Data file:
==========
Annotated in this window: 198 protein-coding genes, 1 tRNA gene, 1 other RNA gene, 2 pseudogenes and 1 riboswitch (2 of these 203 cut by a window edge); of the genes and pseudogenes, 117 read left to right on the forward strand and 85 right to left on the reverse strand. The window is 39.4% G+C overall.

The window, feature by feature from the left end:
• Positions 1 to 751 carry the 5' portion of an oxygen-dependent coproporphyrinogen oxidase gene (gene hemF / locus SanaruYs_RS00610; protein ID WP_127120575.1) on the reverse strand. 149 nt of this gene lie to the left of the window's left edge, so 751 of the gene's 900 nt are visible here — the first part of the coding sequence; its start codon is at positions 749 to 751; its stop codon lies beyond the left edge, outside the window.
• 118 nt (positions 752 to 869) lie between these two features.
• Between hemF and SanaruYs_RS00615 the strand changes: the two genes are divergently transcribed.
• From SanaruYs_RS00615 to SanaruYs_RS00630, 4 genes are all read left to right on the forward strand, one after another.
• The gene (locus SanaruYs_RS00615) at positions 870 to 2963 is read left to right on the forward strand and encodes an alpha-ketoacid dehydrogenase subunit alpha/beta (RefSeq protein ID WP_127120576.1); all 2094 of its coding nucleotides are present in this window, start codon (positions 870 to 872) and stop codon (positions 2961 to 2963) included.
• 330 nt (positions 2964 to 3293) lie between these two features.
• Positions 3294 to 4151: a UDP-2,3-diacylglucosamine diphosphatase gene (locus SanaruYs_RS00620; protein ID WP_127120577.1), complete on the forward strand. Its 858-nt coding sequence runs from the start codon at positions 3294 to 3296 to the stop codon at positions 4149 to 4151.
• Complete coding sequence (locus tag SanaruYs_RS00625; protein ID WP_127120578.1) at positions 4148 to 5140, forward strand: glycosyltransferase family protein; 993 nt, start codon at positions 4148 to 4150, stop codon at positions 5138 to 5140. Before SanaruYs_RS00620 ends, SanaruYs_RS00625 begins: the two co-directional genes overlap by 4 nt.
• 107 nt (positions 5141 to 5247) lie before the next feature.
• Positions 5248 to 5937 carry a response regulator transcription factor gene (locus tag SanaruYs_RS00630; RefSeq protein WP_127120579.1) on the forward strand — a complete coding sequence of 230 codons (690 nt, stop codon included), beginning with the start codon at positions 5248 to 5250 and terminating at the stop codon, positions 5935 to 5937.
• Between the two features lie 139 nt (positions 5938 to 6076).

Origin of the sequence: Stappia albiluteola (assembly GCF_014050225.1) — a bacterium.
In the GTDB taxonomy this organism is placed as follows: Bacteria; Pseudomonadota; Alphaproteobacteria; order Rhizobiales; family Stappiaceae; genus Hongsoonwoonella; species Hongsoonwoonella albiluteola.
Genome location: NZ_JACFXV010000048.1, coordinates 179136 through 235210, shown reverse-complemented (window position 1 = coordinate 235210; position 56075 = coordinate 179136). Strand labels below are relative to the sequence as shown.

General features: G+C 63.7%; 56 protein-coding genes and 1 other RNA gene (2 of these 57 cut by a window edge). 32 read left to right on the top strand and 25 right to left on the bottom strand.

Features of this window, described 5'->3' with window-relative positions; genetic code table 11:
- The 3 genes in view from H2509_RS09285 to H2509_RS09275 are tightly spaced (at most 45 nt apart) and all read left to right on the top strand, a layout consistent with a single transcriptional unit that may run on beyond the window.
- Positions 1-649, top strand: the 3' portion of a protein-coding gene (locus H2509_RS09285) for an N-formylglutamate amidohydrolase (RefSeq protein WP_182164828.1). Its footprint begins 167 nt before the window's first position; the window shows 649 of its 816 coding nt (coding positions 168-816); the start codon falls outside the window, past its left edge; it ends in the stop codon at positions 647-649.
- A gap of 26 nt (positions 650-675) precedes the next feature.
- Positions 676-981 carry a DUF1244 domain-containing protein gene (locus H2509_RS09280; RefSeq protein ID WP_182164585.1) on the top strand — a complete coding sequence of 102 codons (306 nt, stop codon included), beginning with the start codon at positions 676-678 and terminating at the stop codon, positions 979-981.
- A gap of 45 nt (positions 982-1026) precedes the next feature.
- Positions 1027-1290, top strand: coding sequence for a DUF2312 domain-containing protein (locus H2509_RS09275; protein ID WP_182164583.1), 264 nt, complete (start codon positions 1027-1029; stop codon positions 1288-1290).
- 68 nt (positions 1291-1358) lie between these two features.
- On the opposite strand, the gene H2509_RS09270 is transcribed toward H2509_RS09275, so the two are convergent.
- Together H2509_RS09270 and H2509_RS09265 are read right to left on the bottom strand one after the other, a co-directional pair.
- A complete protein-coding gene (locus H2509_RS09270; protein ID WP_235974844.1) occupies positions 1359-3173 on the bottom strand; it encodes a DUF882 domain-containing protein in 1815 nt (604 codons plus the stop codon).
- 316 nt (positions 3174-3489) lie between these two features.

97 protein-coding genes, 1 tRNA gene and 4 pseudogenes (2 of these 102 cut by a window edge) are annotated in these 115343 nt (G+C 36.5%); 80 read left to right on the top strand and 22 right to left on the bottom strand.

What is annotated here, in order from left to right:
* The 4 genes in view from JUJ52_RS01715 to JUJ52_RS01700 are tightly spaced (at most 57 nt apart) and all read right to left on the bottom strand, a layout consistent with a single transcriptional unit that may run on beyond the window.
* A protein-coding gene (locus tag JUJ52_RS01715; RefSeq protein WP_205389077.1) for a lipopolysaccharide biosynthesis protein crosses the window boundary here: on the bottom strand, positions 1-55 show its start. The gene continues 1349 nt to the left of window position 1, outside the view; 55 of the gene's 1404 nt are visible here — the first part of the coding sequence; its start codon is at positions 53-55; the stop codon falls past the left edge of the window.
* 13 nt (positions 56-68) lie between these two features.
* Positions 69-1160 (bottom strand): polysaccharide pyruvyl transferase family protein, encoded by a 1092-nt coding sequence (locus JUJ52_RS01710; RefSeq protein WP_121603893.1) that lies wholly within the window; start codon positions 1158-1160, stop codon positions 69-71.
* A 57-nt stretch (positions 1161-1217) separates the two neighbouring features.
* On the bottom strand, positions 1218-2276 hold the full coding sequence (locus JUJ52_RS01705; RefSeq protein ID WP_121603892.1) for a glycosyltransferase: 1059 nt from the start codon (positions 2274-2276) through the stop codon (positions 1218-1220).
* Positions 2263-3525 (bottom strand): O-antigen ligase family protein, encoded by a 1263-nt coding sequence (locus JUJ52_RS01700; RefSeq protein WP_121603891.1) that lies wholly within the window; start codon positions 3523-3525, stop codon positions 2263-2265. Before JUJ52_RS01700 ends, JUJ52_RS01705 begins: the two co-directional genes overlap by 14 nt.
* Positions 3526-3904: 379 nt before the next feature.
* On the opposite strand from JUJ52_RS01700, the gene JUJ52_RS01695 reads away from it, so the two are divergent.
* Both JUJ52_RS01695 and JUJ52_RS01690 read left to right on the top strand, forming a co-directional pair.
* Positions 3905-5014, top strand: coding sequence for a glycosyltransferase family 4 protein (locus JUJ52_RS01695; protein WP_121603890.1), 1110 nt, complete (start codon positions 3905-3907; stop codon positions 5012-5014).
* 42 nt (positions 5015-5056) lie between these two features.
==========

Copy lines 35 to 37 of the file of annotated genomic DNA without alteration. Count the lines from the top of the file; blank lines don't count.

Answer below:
* Positions 69-1160 (bottom strand): polysaccharide pyruvyl transferase family protein, encoded by a 1092-nt coding sequence (locus JUJ52_RS01710; RefSeq protein WP_121603893.1) that lies wholly within the window; start codon positions 1158-1160, stop codon positions 69-71.
* A 57-nt stretch (positions 1161-1217) separates the two neighbouring features.
* On the bottom strand, positions 1218-2276 hold the full coding sequence (locus JUJ52_RS01705; RefSeq protein ID WP_121603892.1) for a glycosyltransferase: 1059 nt from the start codon (positions 2274-2276) through the stop codon (positions 1218-1220).